May 7, 2019
(Original Publication August 27, 2012)
Blurb: Things My Son Needs to Know About the World collects the personal dispatches from the front lines of one of the most daunting experiences any man can experience: fatherhood.
As he conveys his profound awe at experiencing all the “firsts” that fill him with wonder and catch him completely unprepared, Fredrik Backman doesn’t shy away from revealing his own false steps and fatherly flaws, tackling issues both great and small, from masculinity and mid-life crises to practical jokes and poop.
In between the sleep-deprived lows and wonderful highs, Backman takes a step back to share the true story of falling in love with a woman who is his complete opposite, and learning to live a life that revolves around the people you care about unconditionally. Alternating between humorous side notes and longer essays offering his son advice as he grows up and ventures out into the world, Backman relays the big and small lessons in life, including:
-How to find the team you belong to
-Why airports explain everything about religion and war
-The reason starting a band is crucial to cultivating and keeping friendships
-How to beat Monkey Island 3
-Why, sometimes, a dad might hold onto his son’s hand just a little too tight
This is an irresistible and insightful collection, perfect for new parents and fans of Backman’s “unparalleled understanding of human nature” (Shelf Awareness). As he eloquently reminds us, “You can be whatever you want to be, but that’s nowhere near as important as knowing that you can be exactly who you are.”
SASCHA DARLINGTON’S REVIEW
Without a doubt, Fredrik Backman is my favorite current writer of literary fiction and now I can officially say that I’ve read all of his books as Things My Son Needs to Know About the World was the hold-out. Originally published in 2012, Things My Son Needs to Know About the World is a group of essays with some short anecdotes and observations in between.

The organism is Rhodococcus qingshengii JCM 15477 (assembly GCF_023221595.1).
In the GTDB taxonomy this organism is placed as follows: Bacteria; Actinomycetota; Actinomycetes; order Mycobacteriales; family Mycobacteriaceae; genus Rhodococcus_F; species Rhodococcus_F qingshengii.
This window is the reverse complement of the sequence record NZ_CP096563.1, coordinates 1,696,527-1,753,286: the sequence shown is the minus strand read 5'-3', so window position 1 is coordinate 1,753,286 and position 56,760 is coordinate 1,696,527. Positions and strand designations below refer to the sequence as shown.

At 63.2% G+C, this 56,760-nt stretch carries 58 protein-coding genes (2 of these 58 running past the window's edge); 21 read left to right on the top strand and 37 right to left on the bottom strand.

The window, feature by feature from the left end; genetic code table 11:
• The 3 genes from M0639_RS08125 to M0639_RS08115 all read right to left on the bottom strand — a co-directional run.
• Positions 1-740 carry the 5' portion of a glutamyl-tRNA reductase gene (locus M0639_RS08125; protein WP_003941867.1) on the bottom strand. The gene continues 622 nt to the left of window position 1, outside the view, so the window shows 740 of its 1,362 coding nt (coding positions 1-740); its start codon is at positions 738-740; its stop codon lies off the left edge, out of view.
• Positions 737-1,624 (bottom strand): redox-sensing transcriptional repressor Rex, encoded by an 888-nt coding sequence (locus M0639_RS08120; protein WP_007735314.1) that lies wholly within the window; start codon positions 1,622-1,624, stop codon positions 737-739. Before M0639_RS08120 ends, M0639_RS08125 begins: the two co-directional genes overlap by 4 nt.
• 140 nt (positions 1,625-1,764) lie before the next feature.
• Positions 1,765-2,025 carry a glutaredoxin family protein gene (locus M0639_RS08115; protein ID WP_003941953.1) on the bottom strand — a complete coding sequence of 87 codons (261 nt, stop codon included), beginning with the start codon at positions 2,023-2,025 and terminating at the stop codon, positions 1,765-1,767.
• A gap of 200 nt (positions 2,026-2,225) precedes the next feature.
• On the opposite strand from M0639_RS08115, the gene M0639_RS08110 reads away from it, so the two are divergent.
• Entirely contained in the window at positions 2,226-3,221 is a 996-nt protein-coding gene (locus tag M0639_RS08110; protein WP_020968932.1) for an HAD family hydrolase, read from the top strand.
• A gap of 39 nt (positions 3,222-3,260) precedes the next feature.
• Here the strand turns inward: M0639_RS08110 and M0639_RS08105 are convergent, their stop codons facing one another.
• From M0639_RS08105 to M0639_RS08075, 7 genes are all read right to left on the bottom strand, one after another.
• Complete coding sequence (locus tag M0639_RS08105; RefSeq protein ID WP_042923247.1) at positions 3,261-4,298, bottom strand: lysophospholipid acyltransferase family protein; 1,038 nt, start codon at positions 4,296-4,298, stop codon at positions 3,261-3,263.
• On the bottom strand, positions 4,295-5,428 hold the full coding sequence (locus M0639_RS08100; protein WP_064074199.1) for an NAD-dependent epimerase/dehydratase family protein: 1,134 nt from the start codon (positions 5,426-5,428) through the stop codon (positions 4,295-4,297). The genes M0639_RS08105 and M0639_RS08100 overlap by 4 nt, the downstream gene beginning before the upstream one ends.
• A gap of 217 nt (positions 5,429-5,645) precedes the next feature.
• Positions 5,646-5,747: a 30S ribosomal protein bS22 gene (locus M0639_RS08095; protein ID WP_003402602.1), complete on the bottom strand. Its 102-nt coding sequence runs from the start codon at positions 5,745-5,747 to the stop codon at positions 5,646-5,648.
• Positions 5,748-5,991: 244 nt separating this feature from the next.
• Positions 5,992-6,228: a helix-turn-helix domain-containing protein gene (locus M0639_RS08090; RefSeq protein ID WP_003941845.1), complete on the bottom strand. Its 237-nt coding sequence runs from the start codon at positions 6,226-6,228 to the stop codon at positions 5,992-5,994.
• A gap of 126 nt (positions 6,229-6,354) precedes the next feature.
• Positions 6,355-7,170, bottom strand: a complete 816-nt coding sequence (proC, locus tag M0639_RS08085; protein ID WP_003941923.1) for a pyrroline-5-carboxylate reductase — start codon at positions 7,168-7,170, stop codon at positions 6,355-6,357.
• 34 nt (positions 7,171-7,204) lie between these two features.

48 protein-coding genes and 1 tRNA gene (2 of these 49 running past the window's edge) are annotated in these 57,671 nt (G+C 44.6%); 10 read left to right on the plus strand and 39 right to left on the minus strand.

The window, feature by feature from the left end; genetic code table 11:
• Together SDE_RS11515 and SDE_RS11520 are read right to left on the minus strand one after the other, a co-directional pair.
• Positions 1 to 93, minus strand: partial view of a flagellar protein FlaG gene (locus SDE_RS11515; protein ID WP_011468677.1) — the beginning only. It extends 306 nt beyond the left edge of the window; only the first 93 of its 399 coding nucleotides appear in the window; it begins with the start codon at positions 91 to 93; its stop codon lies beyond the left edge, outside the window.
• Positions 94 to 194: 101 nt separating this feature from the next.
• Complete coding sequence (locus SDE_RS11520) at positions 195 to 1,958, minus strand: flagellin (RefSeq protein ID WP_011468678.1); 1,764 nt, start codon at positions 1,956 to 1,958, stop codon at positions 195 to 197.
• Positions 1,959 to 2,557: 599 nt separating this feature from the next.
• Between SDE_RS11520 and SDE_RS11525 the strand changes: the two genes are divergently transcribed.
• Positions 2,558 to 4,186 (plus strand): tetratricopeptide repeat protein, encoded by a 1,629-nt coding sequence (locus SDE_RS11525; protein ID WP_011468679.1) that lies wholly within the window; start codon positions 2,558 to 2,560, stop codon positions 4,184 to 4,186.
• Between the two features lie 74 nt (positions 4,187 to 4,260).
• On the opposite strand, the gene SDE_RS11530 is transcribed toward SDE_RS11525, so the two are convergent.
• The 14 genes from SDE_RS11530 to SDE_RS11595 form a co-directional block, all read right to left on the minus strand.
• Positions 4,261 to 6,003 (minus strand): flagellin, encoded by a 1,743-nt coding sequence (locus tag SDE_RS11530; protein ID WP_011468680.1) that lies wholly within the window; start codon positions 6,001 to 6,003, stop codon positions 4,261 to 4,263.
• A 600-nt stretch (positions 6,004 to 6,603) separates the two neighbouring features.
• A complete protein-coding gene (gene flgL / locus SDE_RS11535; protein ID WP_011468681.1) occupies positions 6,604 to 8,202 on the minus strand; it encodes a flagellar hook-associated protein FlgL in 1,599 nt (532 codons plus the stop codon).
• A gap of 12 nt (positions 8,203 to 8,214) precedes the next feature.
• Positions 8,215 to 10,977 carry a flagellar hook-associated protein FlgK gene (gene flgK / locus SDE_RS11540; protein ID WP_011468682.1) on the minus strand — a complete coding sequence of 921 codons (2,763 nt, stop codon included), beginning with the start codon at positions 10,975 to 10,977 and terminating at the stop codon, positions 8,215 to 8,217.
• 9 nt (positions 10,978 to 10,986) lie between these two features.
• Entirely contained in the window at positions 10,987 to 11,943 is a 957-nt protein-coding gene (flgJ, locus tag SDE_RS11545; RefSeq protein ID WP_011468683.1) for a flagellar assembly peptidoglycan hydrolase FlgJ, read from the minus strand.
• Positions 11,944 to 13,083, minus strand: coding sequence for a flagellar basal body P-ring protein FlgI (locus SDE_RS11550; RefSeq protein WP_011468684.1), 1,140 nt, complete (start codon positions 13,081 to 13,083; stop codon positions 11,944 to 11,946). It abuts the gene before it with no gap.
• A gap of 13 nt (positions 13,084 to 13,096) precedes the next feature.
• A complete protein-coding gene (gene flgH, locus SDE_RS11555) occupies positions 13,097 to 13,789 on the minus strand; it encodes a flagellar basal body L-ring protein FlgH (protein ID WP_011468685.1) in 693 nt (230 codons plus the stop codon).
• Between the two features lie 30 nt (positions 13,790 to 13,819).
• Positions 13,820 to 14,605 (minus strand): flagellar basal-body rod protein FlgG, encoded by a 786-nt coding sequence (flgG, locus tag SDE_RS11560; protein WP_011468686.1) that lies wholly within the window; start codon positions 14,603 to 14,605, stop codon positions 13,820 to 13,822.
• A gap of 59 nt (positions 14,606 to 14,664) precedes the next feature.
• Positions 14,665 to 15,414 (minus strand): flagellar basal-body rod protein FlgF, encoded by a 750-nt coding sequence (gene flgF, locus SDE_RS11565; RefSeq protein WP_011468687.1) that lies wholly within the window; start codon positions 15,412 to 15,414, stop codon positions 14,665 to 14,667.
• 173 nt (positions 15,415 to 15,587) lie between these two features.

The very first essay is about poop. And I was having breakfast. And the two didn’t mesh–well. But I could see the funny bits about it, even as I was slightly grossed-out. The second essay was about IKEA. And I felt it was repetitive and then I grew worried about the review that was forming in my head because this felt like Backman was trying too hard to be funny or make points or something.
Maybe it was the translation.
Or maybe it was me and my reading of those first two essays.
Today, knowing that I really needed to get the book done, I read all the rest of the essays with little interruption. I was charmed and laughed. This was the Backman that shows up in subsequent books. He is funny and outrageous, insightful and self-deprecating. Not every joke or anecdote scores, at least not for me, but most do.
This parenthood thing didn’t come with instructions, that’s all I’m saying.
You spit on the napkin,
Then you wipe the child’s face with the napkin. You don’t spit straight onto the child.
I do hope that he finds a better diet than sausages cooked in butter and oil with bacon and cheese put into a cutout baguette with fried onions, mayonnaise, and Bearnaise sauce because really we need to have his writing around for a very, very long time. He sees the humor in impossible situations but also manages to offer keen insights. He is also a man who isn’t afraid to declare how much his wife and child truly mean to him. These essays are guaranteed to make you think or laugh, or both.
I would recommend Things My Son Needs to Know About the World for Backman aficionados, new parents, and people who enjoy physical humor.
I received an ARC in exchange for an honest review.
4 butterflies and a ladybug out of 5 butterflies